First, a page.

The application of these sensors allow PARO to simulate the senses of a real animal, and therefore respond in a way that users would expect a real animal to. Anything unessential to physically interacting with PARO has been minimised, down to the design of the ‘dummy charger’, which is designed to turn the act of recharging the robot into an intimate interaction with the virtual pet.
While this design philosophy is similar to that of the Furby, PARO has a greater fidelity of interaction, capable of genuine, if basic, learning and personalisation routines. As a therapy agent PARO has a greater need of this fidelity, as the therapeutic benefits of animal interaction require a human to be able to form a genuine emotional bond with a subject.
The effectiveness of therapy robots in care is the focus of many studies, a lot of which feature PARO as a test case. Interactions with robots have been found to have the same pain and anxiety relief as interacting with a real animal; this coupled with the fact that a robotic animal is safer to handle than a live one make robotic pets a potentially excellent source of companionship and palliative therapy for patients with ailment like dementia, which make regular contact with living animals more difficult.
This paper from the University of Aukland examines the specific benefits of using PARO in a care home environment, and compares results to those of interactions with an on-site therapy dog. The researchers conclude:
‘Overall this research found that loneliness can be improved using companion robots and the robot has an affect comparable to a live animal on the social environment. Paro is capable of improving loneliness in older people in elder care facilities and should be considered in future care plans.’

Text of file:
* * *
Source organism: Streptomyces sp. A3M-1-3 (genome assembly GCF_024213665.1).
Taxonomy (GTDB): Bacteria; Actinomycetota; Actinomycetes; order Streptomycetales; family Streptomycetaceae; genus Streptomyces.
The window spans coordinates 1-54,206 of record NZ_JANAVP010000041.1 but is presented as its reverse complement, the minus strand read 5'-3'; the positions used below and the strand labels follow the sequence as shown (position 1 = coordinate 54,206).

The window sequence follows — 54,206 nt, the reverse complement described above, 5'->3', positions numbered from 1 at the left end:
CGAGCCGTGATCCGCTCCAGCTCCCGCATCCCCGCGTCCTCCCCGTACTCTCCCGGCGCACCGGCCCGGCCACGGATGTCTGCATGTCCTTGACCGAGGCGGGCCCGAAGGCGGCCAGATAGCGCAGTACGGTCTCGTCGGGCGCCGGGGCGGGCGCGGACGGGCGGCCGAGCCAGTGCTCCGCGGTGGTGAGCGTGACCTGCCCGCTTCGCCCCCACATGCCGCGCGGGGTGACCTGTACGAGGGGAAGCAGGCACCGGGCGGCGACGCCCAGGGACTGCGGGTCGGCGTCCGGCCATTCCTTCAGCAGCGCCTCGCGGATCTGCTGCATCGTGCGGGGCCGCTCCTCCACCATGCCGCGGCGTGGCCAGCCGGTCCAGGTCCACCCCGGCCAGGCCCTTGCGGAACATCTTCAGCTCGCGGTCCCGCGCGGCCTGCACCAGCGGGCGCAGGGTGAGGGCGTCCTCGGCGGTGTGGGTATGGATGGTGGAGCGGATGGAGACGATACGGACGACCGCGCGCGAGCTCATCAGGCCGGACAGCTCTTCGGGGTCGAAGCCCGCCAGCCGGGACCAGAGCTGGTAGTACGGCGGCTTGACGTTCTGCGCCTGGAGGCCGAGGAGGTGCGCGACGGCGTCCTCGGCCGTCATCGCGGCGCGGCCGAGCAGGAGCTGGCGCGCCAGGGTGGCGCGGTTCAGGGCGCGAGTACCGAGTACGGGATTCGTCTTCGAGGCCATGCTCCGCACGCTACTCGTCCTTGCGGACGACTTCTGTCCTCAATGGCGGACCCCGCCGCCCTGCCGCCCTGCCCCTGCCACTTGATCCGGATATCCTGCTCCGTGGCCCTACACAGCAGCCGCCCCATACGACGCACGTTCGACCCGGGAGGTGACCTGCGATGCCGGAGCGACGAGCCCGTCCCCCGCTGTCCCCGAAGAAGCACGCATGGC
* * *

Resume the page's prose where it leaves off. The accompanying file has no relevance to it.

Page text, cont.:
The following video follows an elderly Japanese couple and their interactions with PARO:
In the video, PARO is described as ‘like family’, and the owners do not consider it to be a robot. The video also touches on the bereavement felt at the death of a real pet, something that PARO’s virtual nature can avoid. In a way, the virtual pet prepares the couple for the death of their real pet.
Another user, an elderly lady living alone, finds that PARO helps reduce feelings of loneliness following the death of her husband. She cites feelings of calmness and comfort through interacting with PARO. All three users in the video purchased PARO because they felt themselves too old to look after real pets.
It is worth noting that the users in this video do not truly think that PARO is a real animal; rather, they treat it as if it were because it engenders a positive feeling despite the fact they know it to be artificial. PARO’s affect on users is similar to that of the Furby on the children in this Radiolab segment, who feel uncomfortable placing the Furby in situations that make it react with discomfort whilst simultaneously acknowledging that they know it to be incapable of genuine discomfort.
This emotional reaction speaks to the ability of virtual pets to form genuine engagements with users, and PARO serves as an example of how that can be used in a therapeutic environment to bring comfort to those potentially unable to find it elsewhere.